During World War I, a British aristocrat, an American entrepreneur, and the latter's attractive young daughter, set out to destroy a German battlecruiser, which is awaiting repairs in an inlet just off Zanzibar.
Rod Slater is the newly appointed General Manager of the Sonderditch gold mine, but he stumbles across an ingenious plot to flood the mine, by drilling into an underground lake, so the ... See full summary »
A British multinational seeks to overthrow a vicious dictator in central Africa. It hires a band of (largely aged) mercenaries in London and sends them in to save the virtuous but imprisoned opposition leader.Written by
Richard Young <firstname.lastname@example.org>
A seventeenth century Irish mercenary Army, named The Wild Geese, provided the inspiration for this film's title. The losing side of the Glorious Revolution of 1688 (the toppling of King James the 2nd by his son-in-law/nephew William of Orange and daughters Queen Mary and Queen Anne resulting in parliamentary democracy, the Act of Toleration, Bill of Rights and constitutional monarchy) they were offered amnesty on condition of leaving the British Isles as part of the Treaty of Limerick. Whilst departing they saw a flight of wild geese heading south for the winter and adopted them as their emblem, subsequently hiring themselves out as a mercenary army to the highest bidder. 1960s mercenary leader 'Mad' Mike Hoare would later adopt the symbol of the wild geese as the emblem of his mercenary soldiers serving in the Congo. See more »
During the final battle, hundreds of shooters fire thousands of rounds at each other, yet not a single person is seen reloading. See more »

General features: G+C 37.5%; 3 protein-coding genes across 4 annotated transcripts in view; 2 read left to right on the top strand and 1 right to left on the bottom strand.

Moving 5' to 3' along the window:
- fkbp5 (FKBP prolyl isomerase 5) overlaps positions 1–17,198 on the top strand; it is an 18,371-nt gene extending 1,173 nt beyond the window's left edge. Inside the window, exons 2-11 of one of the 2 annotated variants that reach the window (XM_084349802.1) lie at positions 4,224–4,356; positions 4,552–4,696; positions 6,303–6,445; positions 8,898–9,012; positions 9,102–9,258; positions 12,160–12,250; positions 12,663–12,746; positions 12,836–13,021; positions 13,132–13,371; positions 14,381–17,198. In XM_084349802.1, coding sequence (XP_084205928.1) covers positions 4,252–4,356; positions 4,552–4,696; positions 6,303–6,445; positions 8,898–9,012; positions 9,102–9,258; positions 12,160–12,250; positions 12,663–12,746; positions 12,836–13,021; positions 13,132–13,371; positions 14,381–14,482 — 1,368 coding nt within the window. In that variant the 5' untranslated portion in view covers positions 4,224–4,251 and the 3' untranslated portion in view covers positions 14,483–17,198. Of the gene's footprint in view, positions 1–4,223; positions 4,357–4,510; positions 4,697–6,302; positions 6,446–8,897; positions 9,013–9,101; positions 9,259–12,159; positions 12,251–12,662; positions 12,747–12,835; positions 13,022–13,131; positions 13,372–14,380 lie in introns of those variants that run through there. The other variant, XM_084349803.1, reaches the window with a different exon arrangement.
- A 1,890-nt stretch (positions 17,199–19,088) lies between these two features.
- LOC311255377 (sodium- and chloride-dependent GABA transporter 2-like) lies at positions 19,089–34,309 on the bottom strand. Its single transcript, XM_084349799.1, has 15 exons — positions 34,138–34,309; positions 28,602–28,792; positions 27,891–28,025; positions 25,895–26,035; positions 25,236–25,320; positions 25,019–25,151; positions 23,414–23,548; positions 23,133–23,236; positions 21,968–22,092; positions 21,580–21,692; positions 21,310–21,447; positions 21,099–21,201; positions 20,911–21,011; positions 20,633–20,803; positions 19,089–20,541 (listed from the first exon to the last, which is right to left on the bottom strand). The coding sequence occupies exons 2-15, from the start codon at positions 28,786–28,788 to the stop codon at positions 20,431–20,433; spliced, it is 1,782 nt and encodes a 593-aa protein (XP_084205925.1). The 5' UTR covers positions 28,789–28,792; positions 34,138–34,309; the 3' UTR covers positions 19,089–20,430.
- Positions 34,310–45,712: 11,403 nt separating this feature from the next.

Lt. Shawn Fynn:
[referring to the radio callsigns for his men and for their transport aircraft]
Iron Man,Wild Goose! Sounds like a finger up a tin man's backside,doesn't it?
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NBC edited 12 minutes from this film for its 1982 network television premiere. See more »
It is not often a producer has the chance to thank his critics in this form. I do so now. The blood-sweat and tears that went into the making of THE WILD GEESE is all forgotten. Appreciation of one's endeavors of some 25 years ago, thanks to DVD, is gratefully received. The Zone 1 version is yet to appear, the lateness due to sloppy distribution. To answer questions about the film's very limited theatrical release in the United States and Canada in 1978, this was due solely to the financial collapse of its distributor, Allied Artists. Chapter II was applied and, to my disgust, it failed to reach many theaters. However, the NBC Network and HBO aired the movie with great success. Euan Lloyd.
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